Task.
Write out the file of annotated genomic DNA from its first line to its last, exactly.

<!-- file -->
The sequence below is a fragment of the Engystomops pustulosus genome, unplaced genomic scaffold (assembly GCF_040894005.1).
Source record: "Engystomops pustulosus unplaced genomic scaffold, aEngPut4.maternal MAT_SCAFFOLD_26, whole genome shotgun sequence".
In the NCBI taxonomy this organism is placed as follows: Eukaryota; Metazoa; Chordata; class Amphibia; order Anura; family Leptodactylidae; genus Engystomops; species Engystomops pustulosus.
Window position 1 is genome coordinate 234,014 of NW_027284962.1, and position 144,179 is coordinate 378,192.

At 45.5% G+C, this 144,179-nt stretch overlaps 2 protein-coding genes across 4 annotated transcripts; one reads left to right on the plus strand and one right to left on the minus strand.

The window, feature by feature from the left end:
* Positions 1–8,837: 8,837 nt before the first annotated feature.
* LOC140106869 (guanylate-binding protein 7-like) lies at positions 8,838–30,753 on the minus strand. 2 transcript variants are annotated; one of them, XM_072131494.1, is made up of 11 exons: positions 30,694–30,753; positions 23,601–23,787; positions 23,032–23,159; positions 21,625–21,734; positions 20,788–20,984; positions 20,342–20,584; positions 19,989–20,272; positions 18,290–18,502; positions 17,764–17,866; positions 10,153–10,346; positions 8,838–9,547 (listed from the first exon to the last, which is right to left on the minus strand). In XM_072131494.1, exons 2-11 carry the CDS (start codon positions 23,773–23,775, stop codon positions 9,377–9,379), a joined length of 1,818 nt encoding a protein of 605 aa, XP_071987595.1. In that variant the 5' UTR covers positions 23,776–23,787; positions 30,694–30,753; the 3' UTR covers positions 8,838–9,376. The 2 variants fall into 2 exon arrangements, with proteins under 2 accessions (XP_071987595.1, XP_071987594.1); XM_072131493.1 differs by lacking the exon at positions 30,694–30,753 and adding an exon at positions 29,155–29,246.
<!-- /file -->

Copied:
The sequence below is a fragment of the Engystomops pustulosus genome, unplaced genomic scaffold (assembly GCF_040894005.1).
Source record: "Engystomops pustulosus unplaced genomic scaffold, aEngPut4.maternal MAT_SCAFFOLD_26, whole genome shotgun sequence".
In the NCBI taxonomy this organism is placed as follows: Eukaryota; Metazoa; Chordata; class Amphibia; order Anura; family Leptodactylidae; genus Engystomops; species Engystomops pustulosus.
Window position 1 is genome coordinate 234,014 of NW_027284962.1, and position 144,179 is coordinate 378,192.

At 45.5% G+C, this 144,179-nt stretch overlaps 2 protein-coding genes across 4 annotated transcripts; one reads left to right on the plus strand and one right to left on the minus strand.

The window, feature by feature from the left end:
* Positions 1–8,837: 8,837 nt before the first annotated feature.
* LOC140106869 (guanylate-binding protein 7-like) lies at positions 8,838–30,753 on the minus strand. 2 transcript variants are annotated; one of them, XM_072131494.1, is made up of 11 exons: positions 30,694–30,753; positions 23,601–23,787; positions 23,032–23,159; positions 21,625–21,734; positions 20,788–20,984; positions 20,342–20,584; positions 19,989–20,272; positions 18,290–18,502; positions 17,764–17,866; positions 10,153–10,346; positions 8,838–9,547 (listed from the first exon to the last, which is right to left on the minus strand). In XM_072131494.1, exons 2-11 carry the CDS (start codon positions 23,773–23,775, stop codon positions 9,377–9,379), a joined length of 1,818 nt encoding a protein of 605 aa, XP_071987595.1. In that variant the 5' UTR covers positions 23,776–23,787; positions 30,694–30,753; the 3' UTR covers positions 8,838–9,376. The 2 variants fall into 2 exon arrangements, with proteins under 2 accessions (XP_071987595.1, XP_071987594.1); XM_072131493.1 differs by lacking the exon at positions 30,694–30,753 and adding an exon at positions 29,155–29,246.